2. See Budget-in-Brief - Fiscal Year 2015 by the DHS.[top]
  3. See 2004 Budget in Brief by the DHS.[top]
  4. See Enacted Border Patrol Budget by Fiscal Year from the CBP.[top]
  5. Doing any kind of accurate cost analysis on a large, tough, almost castle-like wall across the 1,900+ miles of the southern border with Mexico is really impossible. You have to factor in geography, weather, transportation, labor, security, repairs, and more. In looking up costs online, you'll find a wide array of numbers depending on the source and year- $49 billion in 2007, $3.9 million per mile estimate in 2013 for a total of $7.4 billion if we use pedestrian fences, another estimate of $22.4 billion from 2013, or $8 billion for fences in 2005.[top]
  6. See The Costs of Mass Deportation by the Center for American Progress which estimated $285 billion. The American Action Forum estimates costs in the $400-600 billion over 20 years. No matter who you believe, think about the amount of money required to find all the illegal immigrants, verify they are in fact illegal, and physically remove them to their home country. Then think about the time and money spent trying to catch regular criminals. And finally, consider the psychological cost to those people and other Americans.[top]
  7. See U.S. Deportation Outcomes by Charge by TRAC Immigration.[top]
  8. See Modes of Entry for the Unauthorized Migrant Population by the Pew Research Center. However, note the 40% statistic is from 2006. We really need data to update it.[top]
  9. See EFFECTS OF UNAUTHORIZED IMMIGRATION ON THE ACTUARIAL STATUS OF THE SOCIAL SECURITY TRUST FUNDS from the Social Security Administration. Also consider this report from the Institute on Taxation and Economic Policy regarding undocumented workers tax contributions to state and local economies.[top]
  10. Ibid.[top]
  11. See General ITIN Information from the IRS. They flat out say ITIN's are issued regardless of immigration status.[top]
  12. See Lipman, Francine J., Taxing Undocumented Immigrants: Separate, Unequal and Without Representation. Tax Lawyer, Spring 2006; Harvard Latino Law Review, Spring 2006; Chapman University Law Research Paper No. 06-20. Available at SSRN:[top]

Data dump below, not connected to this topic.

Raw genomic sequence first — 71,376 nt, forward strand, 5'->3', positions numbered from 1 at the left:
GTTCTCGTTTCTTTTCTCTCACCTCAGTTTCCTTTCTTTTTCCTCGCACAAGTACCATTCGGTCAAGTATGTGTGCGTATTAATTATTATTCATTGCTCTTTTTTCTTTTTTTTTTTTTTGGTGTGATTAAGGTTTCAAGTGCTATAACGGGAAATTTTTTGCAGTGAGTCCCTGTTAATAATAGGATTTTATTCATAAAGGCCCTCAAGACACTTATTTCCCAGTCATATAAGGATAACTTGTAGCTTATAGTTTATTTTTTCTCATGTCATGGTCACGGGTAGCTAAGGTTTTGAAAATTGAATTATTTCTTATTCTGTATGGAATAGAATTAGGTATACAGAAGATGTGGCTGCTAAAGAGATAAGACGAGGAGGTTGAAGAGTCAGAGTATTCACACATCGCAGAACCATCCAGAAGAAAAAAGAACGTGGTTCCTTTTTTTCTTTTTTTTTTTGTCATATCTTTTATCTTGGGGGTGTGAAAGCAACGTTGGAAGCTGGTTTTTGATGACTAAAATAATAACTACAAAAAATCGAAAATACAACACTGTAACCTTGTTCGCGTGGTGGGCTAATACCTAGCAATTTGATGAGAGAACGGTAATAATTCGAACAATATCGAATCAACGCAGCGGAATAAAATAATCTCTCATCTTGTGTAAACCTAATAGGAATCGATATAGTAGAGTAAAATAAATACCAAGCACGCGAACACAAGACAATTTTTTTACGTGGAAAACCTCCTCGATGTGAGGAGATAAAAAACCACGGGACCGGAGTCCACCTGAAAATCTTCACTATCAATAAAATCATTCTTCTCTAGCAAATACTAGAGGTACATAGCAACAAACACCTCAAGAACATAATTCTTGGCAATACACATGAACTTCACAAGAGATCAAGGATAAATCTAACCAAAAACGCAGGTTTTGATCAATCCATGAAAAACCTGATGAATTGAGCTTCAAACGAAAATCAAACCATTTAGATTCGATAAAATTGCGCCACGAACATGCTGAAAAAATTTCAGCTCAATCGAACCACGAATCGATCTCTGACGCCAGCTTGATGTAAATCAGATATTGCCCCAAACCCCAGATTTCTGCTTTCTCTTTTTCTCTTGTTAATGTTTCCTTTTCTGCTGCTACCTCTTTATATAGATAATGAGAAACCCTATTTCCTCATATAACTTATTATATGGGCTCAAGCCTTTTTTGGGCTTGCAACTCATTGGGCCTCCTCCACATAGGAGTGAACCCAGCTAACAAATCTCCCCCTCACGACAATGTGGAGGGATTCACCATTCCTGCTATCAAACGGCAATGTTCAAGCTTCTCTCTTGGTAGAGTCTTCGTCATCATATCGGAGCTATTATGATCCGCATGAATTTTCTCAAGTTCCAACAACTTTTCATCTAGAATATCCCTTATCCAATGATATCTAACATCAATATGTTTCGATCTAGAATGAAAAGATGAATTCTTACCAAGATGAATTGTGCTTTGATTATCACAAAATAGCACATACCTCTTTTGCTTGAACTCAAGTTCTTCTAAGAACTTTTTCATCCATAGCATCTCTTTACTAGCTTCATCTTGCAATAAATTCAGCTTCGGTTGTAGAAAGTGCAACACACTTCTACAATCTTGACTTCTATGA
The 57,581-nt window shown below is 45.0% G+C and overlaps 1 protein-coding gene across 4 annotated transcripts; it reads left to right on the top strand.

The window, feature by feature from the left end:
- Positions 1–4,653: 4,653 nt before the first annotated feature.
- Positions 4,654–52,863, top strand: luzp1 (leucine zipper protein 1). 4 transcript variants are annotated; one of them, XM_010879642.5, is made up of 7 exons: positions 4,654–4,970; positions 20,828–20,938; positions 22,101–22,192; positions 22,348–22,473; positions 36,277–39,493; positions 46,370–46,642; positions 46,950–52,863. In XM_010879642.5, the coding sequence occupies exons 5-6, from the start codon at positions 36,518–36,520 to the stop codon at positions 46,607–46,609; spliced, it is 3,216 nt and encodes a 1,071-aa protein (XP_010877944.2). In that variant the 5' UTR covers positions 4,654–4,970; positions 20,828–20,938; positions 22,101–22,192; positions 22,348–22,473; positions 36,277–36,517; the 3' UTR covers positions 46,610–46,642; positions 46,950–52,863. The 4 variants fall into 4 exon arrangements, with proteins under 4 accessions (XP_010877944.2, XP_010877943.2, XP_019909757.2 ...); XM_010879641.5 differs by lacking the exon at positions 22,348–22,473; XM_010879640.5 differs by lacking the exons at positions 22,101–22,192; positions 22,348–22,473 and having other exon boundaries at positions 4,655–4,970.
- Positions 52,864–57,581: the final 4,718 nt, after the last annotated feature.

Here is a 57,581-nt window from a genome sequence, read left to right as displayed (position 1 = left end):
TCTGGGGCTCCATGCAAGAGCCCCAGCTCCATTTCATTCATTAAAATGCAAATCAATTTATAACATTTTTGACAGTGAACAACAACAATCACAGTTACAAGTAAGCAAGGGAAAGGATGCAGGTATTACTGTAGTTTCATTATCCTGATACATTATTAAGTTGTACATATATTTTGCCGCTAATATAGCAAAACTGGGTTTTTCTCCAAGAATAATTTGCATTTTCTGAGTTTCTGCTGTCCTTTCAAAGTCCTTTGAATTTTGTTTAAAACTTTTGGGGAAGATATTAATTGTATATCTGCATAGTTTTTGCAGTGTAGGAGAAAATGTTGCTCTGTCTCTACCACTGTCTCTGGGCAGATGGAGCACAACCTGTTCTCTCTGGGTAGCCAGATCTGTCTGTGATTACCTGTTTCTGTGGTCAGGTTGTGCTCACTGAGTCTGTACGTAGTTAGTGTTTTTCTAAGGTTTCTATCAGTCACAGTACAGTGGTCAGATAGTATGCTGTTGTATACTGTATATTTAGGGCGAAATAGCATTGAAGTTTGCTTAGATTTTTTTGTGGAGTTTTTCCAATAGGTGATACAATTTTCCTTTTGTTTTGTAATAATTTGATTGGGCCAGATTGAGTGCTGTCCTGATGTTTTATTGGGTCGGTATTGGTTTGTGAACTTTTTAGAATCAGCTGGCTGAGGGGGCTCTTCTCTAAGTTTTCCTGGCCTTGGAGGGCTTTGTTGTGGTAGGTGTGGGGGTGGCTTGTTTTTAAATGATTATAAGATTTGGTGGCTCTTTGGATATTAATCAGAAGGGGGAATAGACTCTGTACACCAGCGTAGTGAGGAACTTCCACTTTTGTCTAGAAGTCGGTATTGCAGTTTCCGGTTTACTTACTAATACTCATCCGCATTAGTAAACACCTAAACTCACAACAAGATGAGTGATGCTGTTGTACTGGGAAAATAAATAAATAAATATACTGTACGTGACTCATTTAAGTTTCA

13. See Migrant Influx Prompts Macedonia, Britain and France to Increase Security. Macedonia declared a state of emergency because of the huge number of refugees. See also Italy declares state of emergency over influx of 5,000 Tunisian immigrants from 2011, Italy declares state of emergency over Roma immigrants from 2008, Interior Minister declares “state emergency” during visit to Melilla from 2014 in Spain, and Italy declares migrant emergency from 2002 as several examples.[top]
  14. Mexico's problems are quite extensive. See Mexico’s Peso Falls to Record Low Against Dollar, Mexican president's ratings slump as outrage grows over missing student teachers, Mexican President Involved in New Corruption Scandal, Activist who helped search for Mexico's 43 missing students found slain, Mexico’s PRI: Repeating History or Looking Forward?, and more.[top]
  15. See Brazil ex-president Lula da Silva in corruption probe.[top]
  16. See Is El Salvador Heading to a Second Civil War?.[top]
  17. See Colombia threatens to end peace talks with FARC rebels.[top]
  18. See Guatemala’s Political Crisis Deepens With Wave Of Resignations, Arrests.[top]
  19. See Venezuelan Exodus: Middle-Class Flees for United States.[top]
  20. See Breaking the Rules, Breaking the Game: External Ideas, Politics and Inclusive Development in Honduras.[top]
  21. See New anti-government marches were reported yesterday.[top]
  22. See It's hard to find anyone who believes China is actually going to build that $50 billion canal across Nicaragua.[top]
  23. See U.S. role at a crossroads in Mexico’s intelligence war on the cartels.[top]
  24. See There Is No Tech Worker Shortage And If There Is It's The Tech Companies' Fault and How H-1B Visas Are Screwing Tech Workers.[top]
  25. See The Cost of Getting a Green Card.[top]
  26. See GIVE ME YOUR ENTREPRENEURS, YOUR INNOVATORS: Estimating the Employment Impact of a Startup Visa.[top]
  27. I should also note that employers who lose a H-1B worker to a startup visa would not retain the visa for use on another employee. They would be SOL until the next round of H-1B visa approvals came around.[top]
  28. One worry is that startup visa holders would move into a EB visa with less stringent requirements. Being ineligible for other visas while in the startup visa program circumvents that.[top]
  29. See Senators take another shot at Startup Act, pitching tax tweaks and immigration reform.[top]
  30. Booz Allen Hamilton was involved in some of this. See IMMIGRATION SERVICES MODERNIZATION BPA.[top]
  31. See 5 problems with E-Verify.[top]
  32. See The iPhone 4S’ Talking Assistant Is a Military Veteran.[top]

Please enter your username or email address. You will receive a link to create a new password via email.